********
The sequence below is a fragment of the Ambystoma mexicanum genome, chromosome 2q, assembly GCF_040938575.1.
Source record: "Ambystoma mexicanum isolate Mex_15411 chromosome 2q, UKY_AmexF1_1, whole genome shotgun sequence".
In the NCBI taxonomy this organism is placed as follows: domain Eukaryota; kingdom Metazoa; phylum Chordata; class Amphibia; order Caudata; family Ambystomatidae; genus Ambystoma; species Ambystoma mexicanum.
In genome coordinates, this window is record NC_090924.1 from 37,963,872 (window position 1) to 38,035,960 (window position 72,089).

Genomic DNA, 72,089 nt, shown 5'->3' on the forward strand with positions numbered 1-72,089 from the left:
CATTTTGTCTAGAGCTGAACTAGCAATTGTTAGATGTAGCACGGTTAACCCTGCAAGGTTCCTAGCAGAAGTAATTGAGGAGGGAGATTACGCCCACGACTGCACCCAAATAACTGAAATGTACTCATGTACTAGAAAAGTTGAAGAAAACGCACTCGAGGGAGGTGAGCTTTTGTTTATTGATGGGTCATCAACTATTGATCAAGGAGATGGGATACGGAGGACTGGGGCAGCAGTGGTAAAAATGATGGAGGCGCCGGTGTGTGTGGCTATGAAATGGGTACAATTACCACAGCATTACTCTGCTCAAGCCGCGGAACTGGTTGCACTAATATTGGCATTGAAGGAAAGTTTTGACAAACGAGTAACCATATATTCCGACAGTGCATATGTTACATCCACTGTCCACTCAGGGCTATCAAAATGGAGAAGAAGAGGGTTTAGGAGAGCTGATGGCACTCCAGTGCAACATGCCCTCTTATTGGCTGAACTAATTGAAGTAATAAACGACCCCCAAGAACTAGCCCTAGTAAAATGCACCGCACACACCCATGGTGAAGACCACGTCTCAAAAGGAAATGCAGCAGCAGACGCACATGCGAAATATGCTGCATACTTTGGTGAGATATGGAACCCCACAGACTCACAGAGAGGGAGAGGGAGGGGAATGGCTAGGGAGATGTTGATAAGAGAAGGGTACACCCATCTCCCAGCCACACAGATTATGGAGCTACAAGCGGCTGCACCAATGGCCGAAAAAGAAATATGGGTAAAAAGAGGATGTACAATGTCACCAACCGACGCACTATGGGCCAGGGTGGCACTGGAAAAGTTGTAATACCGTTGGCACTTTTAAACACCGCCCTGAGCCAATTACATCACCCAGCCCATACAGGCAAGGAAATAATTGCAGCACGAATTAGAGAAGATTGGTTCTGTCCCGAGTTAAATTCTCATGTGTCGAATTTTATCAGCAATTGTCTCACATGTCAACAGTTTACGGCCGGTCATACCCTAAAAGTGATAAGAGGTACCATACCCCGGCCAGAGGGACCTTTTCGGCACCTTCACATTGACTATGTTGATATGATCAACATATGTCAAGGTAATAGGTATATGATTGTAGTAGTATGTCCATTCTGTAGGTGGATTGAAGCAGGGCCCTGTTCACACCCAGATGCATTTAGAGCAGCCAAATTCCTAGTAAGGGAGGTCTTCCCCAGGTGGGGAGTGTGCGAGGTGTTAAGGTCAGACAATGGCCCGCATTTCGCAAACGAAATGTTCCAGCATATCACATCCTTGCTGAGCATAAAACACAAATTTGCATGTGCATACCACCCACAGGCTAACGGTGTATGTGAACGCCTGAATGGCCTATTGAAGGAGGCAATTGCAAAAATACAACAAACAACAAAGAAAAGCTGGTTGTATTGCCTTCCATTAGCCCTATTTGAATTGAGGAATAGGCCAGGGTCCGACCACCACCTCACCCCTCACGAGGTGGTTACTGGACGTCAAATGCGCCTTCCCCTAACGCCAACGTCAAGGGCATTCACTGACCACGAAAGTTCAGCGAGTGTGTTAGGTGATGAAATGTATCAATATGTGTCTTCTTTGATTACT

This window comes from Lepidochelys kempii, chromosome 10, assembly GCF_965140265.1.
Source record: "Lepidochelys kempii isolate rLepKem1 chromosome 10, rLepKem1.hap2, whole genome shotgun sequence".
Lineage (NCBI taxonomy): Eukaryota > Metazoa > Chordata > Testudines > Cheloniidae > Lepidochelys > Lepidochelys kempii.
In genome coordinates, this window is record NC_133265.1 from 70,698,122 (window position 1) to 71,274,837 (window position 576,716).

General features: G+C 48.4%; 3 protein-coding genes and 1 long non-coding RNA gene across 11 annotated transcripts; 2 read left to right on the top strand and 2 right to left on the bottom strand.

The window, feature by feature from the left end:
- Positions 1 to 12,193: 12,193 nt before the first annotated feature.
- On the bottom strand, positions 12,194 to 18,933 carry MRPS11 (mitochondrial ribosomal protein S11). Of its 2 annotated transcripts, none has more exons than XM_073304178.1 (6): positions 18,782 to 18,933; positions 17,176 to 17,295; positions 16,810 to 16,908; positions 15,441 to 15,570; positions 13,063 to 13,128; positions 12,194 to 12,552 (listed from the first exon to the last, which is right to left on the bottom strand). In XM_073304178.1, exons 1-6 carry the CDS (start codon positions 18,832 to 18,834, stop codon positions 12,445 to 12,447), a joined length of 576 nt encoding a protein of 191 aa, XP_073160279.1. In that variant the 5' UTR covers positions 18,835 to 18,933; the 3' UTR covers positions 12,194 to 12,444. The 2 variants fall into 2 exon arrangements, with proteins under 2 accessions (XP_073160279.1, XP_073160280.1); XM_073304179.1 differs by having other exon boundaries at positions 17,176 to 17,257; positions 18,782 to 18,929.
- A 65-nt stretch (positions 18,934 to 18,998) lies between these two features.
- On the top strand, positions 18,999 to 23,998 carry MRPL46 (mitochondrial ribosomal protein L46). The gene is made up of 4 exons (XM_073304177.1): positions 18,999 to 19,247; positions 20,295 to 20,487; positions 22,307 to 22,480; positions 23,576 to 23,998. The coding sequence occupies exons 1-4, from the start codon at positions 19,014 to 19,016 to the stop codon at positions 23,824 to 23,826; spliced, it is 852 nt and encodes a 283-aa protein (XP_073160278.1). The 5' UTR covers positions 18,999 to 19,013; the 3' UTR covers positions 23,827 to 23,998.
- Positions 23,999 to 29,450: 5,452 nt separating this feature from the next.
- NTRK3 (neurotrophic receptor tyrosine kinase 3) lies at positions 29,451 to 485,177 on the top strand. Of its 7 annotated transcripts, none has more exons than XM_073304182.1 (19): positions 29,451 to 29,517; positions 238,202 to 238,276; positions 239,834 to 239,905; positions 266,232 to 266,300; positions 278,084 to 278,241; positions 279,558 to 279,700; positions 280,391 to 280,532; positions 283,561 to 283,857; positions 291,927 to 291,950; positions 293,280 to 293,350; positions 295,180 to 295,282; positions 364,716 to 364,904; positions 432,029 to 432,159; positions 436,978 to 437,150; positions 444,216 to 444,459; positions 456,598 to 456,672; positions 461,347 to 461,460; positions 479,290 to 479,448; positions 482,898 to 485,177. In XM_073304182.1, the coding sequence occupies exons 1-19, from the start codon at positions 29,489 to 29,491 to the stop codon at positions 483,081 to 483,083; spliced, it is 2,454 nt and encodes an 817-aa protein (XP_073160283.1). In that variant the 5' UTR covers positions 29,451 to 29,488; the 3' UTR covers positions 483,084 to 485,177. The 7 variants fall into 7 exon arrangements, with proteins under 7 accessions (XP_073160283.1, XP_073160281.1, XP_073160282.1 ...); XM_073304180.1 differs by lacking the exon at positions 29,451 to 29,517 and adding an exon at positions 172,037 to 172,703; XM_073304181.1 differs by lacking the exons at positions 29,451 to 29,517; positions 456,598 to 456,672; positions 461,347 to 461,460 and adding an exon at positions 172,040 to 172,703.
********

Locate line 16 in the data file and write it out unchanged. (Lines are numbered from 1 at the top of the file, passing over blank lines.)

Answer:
- On the top strand, positions 18,999 to 23,998 carry MRPL46 (mitochondrial ribosomal protein L46). The gene is made up of 4 exons (XM_073304177.1): positions 18,999 to 19,247; positions 20,295 to 20,487; positions 22,307 to 22,480; positions 23,576 to 23,998. The coding sequence occupies exons 1-4, from the start codon at positions 19,014 to 19,016 to the stop codon at positions 23,824 to 23,826; spliced, it is 852 nt and encodes a 283-aa protein (XP_073160278.1). The 5' UTR covers positions 18,999 to 19,013; the 3' UTR covers positions 23,827 to 23,998.